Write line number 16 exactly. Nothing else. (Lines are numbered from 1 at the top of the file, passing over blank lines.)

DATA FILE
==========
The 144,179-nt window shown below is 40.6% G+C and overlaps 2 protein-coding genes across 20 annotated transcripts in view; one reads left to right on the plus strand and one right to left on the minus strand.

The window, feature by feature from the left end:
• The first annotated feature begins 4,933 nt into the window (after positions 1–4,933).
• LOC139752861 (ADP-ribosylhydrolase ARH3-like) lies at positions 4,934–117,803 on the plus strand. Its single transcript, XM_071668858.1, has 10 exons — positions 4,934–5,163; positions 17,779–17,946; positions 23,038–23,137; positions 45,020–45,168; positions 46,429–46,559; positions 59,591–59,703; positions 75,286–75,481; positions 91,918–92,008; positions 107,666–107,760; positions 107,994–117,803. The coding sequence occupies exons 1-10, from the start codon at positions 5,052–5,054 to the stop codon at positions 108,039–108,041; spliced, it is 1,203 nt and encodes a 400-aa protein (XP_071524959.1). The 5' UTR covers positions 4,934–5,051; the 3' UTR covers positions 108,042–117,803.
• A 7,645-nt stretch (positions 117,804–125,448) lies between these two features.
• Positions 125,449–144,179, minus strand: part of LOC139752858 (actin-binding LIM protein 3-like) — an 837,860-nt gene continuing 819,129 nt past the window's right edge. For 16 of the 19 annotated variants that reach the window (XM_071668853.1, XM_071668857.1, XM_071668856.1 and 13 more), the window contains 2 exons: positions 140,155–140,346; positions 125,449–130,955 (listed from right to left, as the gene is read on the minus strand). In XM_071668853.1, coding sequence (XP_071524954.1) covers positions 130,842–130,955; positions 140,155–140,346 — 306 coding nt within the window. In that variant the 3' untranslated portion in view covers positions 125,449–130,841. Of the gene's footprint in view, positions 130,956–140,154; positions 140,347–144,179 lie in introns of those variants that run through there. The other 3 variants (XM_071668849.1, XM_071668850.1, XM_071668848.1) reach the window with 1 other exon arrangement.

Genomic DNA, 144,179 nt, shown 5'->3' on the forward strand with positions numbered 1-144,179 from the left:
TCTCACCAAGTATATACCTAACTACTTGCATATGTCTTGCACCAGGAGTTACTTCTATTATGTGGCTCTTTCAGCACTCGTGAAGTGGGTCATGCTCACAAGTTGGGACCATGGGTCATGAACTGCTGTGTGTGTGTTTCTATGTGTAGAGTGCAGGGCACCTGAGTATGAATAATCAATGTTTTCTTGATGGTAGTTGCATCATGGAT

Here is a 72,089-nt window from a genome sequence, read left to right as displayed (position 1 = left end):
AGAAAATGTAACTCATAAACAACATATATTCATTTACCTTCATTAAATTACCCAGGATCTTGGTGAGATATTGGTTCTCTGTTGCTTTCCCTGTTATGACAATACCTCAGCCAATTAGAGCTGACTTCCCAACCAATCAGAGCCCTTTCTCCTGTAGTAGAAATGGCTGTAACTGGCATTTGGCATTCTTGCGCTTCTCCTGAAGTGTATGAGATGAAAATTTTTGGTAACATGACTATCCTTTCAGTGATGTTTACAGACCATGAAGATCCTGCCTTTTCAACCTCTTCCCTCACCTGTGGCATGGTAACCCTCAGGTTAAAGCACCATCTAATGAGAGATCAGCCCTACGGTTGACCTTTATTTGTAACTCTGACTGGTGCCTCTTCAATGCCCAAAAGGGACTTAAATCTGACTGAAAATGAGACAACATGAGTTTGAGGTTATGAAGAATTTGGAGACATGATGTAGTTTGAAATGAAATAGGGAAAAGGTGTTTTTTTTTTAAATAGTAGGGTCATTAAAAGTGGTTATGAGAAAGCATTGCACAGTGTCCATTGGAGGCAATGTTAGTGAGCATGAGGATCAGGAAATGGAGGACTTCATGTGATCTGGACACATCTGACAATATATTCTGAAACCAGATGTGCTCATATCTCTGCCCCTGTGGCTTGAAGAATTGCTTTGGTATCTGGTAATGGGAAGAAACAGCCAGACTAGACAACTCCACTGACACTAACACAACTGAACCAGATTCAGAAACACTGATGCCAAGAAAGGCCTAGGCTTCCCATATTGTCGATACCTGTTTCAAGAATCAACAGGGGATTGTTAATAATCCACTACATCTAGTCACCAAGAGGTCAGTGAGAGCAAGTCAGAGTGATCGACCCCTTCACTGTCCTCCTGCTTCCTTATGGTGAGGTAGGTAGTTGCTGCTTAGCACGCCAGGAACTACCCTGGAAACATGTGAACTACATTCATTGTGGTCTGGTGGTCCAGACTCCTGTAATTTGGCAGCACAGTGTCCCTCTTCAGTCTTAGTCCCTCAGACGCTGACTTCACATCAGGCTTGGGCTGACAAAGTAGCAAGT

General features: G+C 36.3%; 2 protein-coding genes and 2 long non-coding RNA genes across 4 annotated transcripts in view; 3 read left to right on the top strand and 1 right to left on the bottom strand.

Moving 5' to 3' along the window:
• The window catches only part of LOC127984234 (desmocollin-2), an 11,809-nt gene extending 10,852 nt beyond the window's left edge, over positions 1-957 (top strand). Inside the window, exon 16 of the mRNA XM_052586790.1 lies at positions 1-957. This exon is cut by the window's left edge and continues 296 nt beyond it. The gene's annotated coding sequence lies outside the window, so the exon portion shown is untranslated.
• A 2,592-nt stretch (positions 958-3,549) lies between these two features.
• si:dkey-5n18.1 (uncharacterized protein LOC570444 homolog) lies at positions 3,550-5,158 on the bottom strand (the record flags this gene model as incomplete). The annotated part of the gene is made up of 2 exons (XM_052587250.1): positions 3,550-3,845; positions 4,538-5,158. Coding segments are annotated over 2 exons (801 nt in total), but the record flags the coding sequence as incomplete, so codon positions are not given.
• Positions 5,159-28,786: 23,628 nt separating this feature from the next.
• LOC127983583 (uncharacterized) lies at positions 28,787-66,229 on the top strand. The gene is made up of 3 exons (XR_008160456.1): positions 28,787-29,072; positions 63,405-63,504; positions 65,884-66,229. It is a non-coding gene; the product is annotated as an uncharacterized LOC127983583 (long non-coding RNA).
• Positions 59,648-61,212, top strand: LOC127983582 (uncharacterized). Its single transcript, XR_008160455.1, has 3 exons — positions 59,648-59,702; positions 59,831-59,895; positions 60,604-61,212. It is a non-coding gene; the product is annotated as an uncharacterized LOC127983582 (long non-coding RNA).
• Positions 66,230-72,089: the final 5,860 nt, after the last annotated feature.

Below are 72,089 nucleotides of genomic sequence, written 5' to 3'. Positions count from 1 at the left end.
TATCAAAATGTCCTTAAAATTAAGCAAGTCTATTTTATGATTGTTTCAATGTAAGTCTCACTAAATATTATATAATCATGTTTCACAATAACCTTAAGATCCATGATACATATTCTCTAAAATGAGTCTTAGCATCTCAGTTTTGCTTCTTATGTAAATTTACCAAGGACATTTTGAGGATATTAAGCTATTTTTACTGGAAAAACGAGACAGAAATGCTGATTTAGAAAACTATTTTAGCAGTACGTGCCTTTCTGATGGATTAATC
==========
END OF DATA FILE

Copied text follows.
• Positions 5,159-28,786: 23,628 nt separating this feature from the next.